Miscellaneous Ramblings by Tony Clegg Butt of Travel News – April 2014

Posted on April 3rd, 2014
Categories: News






Just after last month’s edition went to press (now there is terminology from a bygone era in these days of digital communication), I received an e-mail from Cara Spencer, a former Kenyan resident and long-time tour guide/operator in the UK; and a huge fan of this country.

She suggested we do an article on why Kenya’s tourism is suffering so badly, assuring me that it was not due to global recession or security issues in Kenya. She laid the blame squarely on greed.

Cara says Kenya is overpriced and not competitive in the global tourism market place.

She quotes a recent trip to Kenya, where a spur-of-the-moment purchase of a 3-day flying package from Nairobi to the Masai Mara turned out to be much more expensive than a week at a 5-star resort in Morocco, including flights from the UK. To drive her point home she then sent me an advertisement in a UK paper offering a 12-day holiday to South Africa INCLUDING flights for less than her 3-day Mara trip.

Cara further bemoaned the cost of entry into Kenya’s national parks for non-residents, i.e. international tourists. US$ 90 per day. ‘It’s obscene, as it is patently obvious that those funds are not ploughed back into caring for the parks.

No EU resident would pay anywhere near this amount to visit a park or stately home, including Buckingham Palace,’ she says.

The facts check out on all of the above, so some research was required and is, as we speak, ongoing. In the interim I was having a casual chat over a beer with Richard Corcoran, the MD of Liberty Africa Safaris, and popped Cara’s question. It hit a nerve and a fuse blew. ‘It’s not profiteering, but the cost of doing business in Kenya,’ he said. His Letter to the Editor telling all is on page 10. And you have to agree he has a point, actually many excellent points and observations. I hope you feel better now, Richard, for getting that off your chest.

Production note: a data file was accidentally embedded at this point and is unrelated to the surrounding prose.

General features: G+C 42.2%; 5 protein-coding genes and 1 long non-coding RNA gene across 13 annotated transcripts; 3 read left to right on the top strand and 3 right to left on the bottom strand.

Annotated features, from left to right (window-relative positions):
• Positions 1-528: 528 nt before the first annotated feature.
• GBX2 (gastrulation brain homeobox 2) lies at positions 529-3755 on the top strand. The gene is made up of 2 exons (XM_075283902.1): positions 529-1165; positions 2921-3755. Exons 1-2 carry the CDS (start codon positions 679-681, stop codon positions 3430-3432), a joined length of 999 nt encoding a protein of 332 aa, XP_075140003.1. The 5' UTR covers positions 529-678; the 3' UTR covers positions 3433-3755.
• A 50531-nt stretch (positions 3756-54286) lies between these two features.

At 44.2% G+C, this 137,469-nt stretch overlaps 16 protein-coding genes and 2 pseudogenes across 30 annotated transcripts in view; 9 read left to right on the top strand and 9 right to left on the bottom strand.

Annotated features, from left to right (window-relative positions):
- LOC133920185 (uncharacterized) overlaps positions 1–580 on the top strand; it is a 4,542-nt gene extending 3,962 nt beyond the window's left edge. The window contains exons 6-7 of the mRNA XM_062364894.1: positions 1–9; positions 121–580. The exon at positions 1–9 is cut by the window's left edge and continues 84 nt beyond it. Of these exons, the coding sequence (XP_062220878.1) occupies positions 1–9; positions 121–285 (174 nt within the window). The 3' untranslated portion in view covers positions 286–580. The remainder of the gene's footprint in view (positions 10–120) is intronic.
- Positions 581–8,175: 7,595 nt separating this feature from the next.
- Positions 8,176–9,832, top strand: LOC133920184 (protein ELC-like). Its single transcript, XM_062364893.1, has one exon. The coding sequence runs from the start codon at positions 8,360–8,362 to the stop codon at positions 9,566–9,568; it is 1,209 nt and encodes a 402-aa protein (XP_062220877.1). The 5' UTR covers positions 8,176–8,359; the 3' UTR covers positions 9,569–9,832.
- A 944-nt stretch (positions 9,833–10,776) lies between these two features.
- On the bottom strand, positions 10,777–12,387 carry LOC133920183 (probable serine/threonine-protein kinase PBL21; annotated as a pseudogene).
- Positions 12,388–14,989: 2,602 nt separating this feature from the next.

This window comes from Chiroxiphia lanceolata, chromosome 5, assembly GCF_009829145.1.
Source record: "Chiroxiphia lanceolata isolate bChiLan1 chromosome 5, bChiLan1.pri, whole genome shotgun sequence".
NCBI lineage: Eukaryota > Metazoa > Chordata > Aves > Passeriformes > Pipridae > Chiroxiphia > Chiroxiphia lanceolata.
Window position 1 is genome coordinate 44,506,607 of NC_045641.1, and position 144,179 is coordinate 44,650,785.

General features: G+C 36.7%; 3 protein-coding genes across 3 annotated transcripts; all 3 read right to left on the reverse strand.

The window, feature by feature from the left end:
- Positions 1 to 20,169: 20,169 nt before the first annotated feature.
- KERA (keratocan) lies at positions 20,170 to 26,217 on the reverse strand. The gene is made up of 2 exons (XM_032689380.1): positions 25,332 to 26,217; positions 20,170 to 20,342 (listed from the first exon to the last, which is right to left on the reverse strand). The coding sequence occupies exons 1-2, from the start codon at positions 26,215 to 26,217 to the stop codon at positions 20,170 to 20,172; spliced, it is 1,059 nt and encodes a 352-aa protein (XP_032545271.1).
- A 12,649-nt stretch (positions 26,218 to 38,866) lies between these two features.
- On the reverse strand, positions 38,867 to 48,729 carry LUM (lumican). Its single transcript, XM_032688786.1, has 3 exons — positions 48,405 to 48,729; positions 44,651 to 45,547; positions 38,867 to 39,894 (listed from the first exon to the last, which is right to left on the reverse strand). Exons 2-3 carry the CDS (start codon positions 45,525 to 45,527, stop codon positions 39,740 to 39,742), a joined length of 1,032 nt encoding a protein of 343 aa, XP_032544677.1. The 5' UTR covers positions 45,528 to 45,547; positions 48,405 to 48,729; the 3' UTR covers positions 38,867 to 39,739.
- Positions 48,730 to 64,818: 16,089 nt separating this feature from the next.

I’d be happy to hear from others on this tetchy subject.

One interesting point made by Richard was the recently introduced legislation that all public service vehicles (matatus, tourist vehicles and the like) having to be fitted with speed governors within 7 days of the legislation being approved by Parliament. It’s now been approved!

Now how ridiculous is that? First off, they are massively out of stock and ditto back ordered – only certain so-called certified companies can sell and install them. And the cost (Kshs. 40,000 a pop)… Imagine the hit on the daily commute to town.

Speeding within the confines of Nairobi and Mombasa given the usual gridlock is nigh on impossible, so why penalise the city’s commuters? Long distance bus travel is another matter all together.

It all beggars belief.

To end the debate, I started on my February column about what I saw as excessive house rentals in Watamu over the festive season, plus a story of slow service and warm beer. We’ve had a number of responses without definitively reaching any consensus either way. Two responses were published in the Letters column last month.

Again I must say that I sympathise with the folk that own houses at the coast and who hope to cover their annual costs via rental returns in the few times of plenty. What to do? Just don’t price yourselves out of the market – remembering that there are now more rental house available than there are those interested in renting at these silly prices.

It was suggested somewhere in all this correspondence that a Tusker on Diani Beach cost Kshs. 500/- as opposed to Kshs. 200/- at Watamu. Not so – Ali Barbours Beach Bar on Diani Beach, a Tusker is only Kshs. 300/-, and what’s more it’s cold…

You heard it here!

Friends Jon Cavanagh, Erik van Vliet and Anne Taylor are planning to publish a not-for-profit book about fishing off the Kenya coast. It will be a high quality, hardback, boxed publication of approximately 100 pages in full colour, using the scrapbook technique and printed in Bahrain – a product of Mills Publishing.

The book will be divided into eras – the forties, fifties, etc., and the content will include: maps and charts, the fishing grounds, the water, the weather, trophies, record catches, 50 years of the Malindi Fishing Club plus other clubs, the boats, the crews, the fishermen and women, the fish, the tackle and traditional local handline fishing.

They are looking for anecdotes, photos to include captions and dates, short stories, press cuttings, old posters, raffle tickets, and records plus ferry tickets and copies of old and relevant bills. The more the merrier.

The group’s sponsors include Snoo (Deborah Colville), Liza Long, Salim Manji, Jonny Havelock, Sean Garstin, Roger Sylvester, Mnarani Fishing Club, Captain Andy’s, Malindi Fishing Club and Watamu Fishing Club.

TNaprilClick on the magazine cover to read this month’s Travel News